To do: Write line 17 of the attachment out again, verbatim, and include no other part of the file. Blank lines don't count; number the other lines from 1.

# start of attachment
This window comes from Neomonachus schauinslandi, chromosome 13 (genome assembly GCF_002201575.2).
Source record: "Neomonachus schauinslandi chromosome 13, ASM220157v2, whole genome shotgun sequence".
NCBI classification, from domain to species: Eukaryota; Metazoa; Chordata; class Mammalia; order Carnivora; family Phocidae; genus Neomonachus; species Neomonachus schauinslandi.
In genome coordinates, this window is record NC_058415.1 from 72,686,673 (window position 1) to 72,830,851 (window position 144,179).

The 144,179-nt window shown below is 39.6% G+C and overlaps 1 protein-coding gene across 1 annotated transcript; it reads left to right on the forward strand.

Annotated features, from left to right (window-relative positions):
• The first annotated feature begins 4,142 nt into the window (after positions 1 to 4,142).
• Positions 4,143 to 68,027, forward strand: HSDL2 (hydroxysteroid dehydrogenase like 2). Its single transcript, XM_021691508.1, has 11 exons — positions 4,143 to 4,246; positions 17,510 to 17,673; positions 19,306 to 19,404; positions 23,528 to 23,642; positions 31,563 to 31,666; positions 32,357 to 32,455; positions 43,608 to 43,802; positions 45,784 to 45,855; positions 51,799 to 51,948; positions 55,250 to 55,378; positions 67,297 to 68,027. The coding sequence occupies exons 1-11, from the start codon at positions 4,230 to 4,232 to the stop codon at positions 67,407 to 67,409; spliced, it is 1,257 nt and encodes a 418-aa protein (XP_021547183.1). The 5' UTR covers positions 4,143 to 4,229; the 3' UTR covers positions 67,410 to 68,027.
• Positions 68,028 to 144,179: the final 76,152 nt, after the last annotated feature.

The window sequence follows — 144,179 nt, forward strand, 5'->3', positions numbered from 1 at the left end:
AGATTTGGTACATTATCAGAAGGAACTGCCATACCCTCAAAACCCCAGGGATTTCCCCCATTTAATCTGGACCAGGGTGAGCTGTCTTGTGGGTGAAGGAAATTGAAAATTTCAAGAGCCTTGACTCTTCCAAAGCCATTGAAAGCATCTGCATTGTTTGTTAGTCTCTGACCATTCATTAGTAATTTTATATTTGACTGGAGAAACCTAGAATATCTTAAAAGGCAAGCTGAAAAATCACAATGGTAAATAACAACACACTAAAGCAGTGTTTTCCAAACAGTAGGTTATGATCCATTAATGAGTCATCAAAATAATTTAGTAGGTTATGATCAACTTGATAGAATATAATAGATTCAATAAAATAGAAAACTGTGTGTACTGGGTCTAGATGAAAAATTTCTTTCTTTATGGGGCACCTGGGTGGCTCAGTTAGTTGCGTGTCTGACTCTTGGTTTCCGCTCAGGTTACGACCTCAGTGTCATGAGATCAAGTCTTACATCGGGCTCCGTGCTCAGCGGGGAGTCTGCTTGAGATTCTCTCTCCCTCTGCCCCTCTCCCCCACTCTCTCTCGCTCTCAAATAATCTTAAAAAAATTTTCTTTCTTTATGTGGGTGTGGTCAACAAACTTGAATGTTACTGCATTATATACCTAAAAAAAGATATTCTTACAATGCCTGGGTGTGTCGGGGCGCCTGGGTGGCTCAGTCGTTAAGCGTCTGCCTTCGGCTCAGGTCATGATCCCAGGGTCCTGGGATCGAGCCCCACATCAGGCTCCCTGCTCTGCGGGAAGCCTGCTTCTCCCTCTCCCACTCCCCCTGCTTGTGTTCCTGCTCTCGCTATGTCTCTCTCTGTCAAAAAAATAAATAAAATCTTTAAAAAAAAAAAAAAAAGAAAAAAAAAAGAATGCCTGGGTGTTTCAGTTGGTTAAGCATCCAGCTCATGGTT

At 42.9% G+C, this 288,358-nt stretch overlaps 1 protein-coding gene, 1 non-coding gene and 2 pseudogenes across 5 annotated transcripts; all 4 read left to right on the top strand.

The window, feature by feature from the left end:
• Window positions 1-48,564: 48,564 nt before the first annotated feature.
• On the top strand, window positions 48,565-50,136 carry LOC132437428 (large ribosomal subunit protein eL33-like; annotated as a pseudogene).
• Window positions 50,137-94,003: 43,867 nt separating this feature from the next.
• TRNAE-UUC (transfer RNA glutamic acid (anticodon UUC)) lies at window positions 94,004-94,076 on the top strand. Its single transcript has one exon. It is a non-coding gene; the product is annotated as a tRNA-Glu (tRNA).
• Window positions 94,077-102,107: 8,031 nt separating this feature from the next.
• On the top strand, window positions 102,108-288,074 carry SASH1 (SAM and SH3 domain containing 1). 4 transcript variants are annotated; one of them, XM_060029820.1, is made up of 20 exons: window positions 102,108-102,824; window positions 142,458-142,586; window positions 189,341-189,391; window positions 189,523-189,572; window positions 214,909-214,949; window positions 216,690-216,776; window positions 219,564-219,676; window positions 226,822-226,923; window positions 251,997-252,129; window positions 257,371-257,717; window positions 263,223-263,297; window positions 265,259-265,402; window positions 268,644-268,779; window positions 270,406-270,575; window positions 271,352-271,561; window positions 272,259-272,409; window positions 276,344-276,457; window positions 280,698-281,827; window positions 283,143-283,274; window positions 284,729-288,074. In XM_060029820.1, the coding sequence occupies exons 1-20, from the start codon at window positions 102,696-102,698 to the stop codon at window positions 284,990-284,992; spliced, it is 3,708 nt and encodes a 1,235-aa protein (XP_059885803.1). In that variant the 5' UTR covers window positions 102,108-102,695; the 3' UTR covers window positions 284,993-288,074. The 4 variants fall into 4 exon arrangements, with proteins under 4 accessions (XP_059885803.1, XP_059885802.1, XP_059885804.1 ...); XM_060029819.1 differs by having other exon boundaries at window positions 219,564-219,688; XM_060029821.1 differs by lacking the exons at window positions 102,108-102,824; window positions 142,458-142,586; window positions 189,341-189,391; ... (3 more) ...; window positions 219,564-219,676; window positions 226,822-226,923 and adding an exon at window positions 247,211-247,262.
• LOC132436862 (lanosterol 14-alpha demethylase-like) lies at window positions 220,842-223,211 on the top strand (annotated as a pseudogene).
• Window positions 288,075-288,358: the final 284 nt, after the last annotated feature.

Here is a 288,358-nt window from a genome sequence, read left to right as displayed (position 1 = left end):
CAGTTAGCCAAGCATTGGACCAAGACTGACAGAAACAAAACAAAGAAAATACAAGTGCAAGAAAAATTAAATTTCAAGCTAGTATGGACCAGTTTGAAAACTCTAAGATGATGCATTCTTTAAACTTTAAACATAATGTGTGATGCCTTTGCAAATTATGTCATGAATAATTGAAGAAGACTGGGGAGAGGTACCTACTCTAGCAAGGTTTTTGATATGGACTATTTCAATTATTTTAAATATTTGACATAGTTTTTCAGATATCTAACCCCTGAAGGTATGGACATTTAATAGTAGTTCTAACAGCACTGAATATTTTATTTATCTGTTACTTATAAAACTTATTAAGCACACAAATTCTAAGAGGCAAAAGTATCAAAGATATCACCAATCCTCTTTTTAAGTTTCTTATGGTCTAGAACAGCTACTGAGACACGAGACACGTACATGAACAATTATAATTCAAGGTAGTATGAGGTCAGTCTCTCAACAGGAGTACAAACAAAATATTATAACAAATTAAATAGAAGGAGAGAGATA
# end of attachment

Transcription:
• TRNAE-UUC (transfer RNA glutamic acid (anticodon UUC)) lies at window positions 94,004-94,076 on the top strand. Its single transcript has one exon. It is a non-coding gene; the product is annotated as a tRNA-Glu (tRNA).